The Power Of Daily Rituals And Why You Should Have Them Too

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The Power Of Daily Rituals And Why You Should Have Them Too

| Updated: May 16, 2024 08:58

Research has shown that rituals can reduce anxiety and enhance performance

Krishna Sarma

Krishna Sarma is a busy Delhi-based lawyer who specialises in intellectual property rights. Her early morning ritual is a 45-minute walk alone so that she can clear her head. “That is the only time in the day when I have time to listen to my favourite music. I listen to podcasts to catch up with the news. All this sets me up for the day. I also do a five-minute puja and chant a simple mantra. That gives me peace,” says Krishna.    


Dr Hiren Shah

Well-known paediatrician based in Ahmedabad, Dr Hiren Shah, has a passion for collecting locks and travel. He also practises a few interesting rituals. “I always carry a small idol and coin with the picture of a deity in my pocket. I touch them when I feel I need confidence before a speech or presentation. Also, in our family we always leave from a particular door facing the east in the morning to feel the sun’s rays. Another ritual I practise is asking for forgiveness for any mistakes I may have committed as soon as I wake up,” says Dr Hiren. 

So, it’s not just sportspeople and artists who have rituals. We have heard of how whenever M S Dhoni walks onto a field, he makes sure that he plants his right leg first and then he looks behind to his left and towards the sky. Or how, before a show, Beyoncé listens to the same playlist, performs stretches, and meditates for one hour.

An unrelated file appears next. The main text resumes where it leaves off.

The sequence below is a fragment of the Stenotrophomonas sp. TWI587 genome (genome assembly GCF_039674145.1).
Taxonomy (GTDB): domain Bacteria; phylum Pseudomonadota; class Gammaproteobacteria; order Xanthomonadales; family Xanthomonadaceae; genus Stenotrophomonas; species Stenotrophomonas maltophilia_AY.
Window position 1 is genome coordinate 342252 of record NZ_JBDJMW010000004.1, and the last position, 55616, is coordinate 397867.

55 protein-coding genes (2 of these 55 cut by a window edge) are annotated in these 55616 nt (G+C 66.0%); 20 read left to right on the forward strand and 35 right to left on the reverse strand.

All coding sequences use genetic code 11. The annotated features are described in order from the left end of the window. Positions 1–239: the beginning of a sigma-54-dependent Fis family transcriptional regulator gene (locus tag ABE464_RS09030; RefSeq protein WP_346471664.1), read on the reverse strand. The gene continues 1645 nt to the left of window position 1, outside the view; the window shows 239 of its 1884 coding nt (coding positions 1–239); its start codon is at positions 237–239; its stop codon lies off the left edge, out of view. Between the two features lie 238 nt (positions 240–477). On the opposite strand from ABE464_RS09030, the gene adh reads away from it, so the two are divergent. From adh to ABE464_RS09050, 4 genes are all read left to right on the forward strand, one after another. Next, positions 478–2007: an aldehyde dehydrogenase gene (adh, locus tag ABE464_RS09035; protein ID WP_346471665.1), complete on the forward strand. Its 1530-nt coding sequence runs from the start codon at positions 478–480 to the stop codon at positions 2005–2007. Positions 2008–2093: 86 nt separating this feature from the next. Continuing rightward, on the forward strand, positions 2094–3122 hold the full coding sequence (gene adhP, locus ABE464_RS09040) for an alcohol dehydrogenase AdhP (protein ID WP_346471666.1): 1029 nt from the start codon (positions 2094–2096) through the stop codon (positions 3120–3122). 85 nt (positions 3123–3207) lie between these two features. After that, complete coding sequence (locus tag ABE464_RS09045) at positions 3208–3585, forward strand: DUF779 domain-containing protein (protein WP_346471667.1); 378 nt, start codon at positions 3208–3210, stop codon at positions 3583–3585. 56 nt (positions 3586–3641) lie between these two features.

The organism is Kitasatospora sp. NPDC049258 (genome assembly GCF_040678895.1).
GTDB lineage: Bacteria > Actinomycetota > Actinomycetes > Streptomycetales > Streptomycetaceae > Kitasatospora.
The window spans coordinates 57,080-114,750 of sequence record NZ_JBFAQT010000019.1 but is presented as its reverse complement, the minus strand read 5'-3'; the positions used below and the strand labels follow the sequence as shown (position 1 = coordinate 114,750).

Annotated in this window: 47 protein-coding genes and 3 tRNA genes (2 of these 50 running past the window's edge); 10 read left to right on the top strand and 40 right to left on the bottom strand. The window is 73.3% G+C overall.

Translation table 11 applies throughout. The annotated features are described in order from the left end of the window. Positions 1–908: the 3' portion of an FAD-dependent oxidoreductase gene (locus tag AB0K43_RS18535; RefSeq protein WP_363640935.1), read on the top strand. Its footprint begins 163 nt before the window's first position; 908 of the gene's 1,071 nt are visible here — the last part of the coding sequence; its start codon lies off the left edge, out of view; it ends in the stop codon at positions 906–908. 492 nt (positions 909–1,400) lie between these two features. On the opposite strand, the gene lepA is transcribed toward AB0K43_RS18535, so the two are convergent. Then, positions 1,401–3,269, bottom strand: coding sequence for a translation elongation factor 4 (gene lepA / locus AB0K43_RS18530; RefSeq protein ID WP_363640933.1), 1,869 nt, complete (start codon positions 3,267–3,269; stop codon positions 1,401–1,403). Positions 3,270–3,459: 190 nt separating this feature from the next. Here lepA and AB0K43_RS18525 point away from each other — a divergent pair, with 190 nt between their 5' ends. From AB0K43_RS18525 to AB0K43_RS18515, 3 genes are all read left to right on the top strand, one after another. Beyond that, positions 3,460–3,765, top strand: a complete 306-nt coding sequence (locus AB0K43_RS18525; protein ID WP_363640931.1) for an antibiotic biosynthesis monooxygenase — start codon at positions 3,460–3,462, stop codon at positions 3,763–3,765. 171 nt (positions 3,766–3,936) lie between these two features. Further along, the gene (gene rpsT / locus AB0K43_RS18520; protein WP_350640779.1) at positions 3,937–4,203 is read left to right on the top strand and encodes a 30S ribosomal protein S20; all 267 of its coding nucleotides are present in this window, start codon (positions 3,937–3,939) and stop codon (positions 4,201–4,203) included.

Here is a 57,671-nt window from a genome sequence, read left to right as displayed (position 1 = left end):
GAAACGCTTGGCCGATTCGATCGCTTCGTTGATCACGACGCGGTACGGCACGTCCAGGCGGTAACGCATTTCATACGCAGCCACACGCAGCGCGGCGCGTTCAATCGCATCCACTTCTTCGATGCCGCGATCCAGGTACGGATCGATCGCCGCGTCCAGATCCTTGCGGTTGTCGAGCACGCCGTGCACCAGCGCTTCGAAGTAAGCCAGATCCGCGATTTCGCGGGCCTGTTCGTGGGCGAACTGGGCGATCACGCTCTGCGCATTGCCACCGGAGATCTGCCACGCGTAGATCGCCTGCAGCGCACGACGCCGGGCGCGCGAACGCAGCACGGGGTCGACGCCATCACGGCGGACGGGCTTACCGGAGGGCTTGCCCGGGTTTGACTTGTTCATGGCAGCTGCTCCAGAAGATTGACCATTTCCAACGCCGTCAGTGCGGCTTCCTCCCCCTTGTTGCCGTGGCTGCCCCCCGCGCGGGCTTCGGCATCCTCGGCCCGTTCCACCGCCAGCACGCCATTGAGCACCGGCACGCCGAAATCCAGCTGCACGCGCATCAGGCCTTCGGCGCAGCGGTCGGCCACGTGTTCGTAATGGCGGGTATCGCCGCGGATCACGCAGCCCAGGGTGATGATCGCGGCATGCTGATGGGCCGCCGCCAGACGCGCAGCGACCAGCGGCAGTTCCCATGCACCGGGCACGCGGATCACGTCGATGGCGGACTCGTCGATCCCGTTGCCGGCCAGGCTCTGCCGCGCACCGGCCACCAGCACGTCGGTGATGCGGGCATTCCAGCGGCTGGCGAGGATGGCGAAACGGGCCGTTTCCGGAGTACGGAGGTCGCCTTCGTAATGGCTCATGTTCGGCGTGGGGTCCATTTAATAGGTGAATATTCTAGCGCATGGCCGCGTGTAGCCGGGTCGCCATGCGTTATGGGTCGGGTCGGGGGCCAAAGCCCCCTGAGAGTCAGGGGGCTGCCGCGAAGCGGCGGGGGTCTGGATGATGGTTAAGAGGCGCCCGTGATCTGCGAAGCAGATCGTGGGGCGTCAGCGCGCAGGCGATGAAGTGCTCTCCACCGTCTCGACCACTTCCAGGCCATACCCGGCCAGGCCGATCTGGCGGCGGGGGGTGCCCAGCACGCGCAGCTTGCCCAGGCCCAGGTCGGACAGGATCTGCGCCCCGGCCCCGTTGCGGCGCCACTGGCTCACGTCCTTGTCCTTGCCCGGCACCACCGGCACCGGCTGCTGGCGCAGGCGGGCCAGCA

Many of us have rituals too, however small or mundane. Rituals are repetitive behaviours and are usually non-functional, that is they do not have a purpose except that they mean something to the doer. However, at times, personal habits can become like rituals.

Irrational aspect

A research paper titled ‘Don’t stop believing: Rituals improve performance by decreasing anxiety’, published in the journal ‘Organizational Behavior and Human Decision Processes’, says that while some people may dismiss rituals as irrational, they have their uses.

According to the paper, from public speaking to first dates, people frequently experience performance anxiety. People often use rituals to deal with this problem and increase their confidence before an important event.  

Of course, there are sceptics too. ACP Jitendra Yadav does not believe that rituals can bring success. “If you are a sportsperson, I believe that what you need is hard work, practice and self-confidence, not a ritual. Your heart and mind should be at peace and aligned, to improve focus. A cricketer may wear the right pad before the left and think it is lucky for him. Some sportspersons repeat their winning clothes. But I don’t believe in such rituals,” he says.

ACP Jitendra Yadav

Faith is important

Ruzan Khambatta

Whether it’s a means of relieving stress or a good luck charm, rituals are common. Ahmedabad-based entrepreneur and social activist Ruzan Khambatta recites Zoroastrian ‘root’ prayers softly whenever she is free and her mind wanders in different directions. “Reciting these prayers helps keep me grounded. I repeat the two-minute prayers a few times whenever I feel like. When I travel by air or road I recite these prayers. I find it a protective practice which makes me feel confident,” says Ruzan.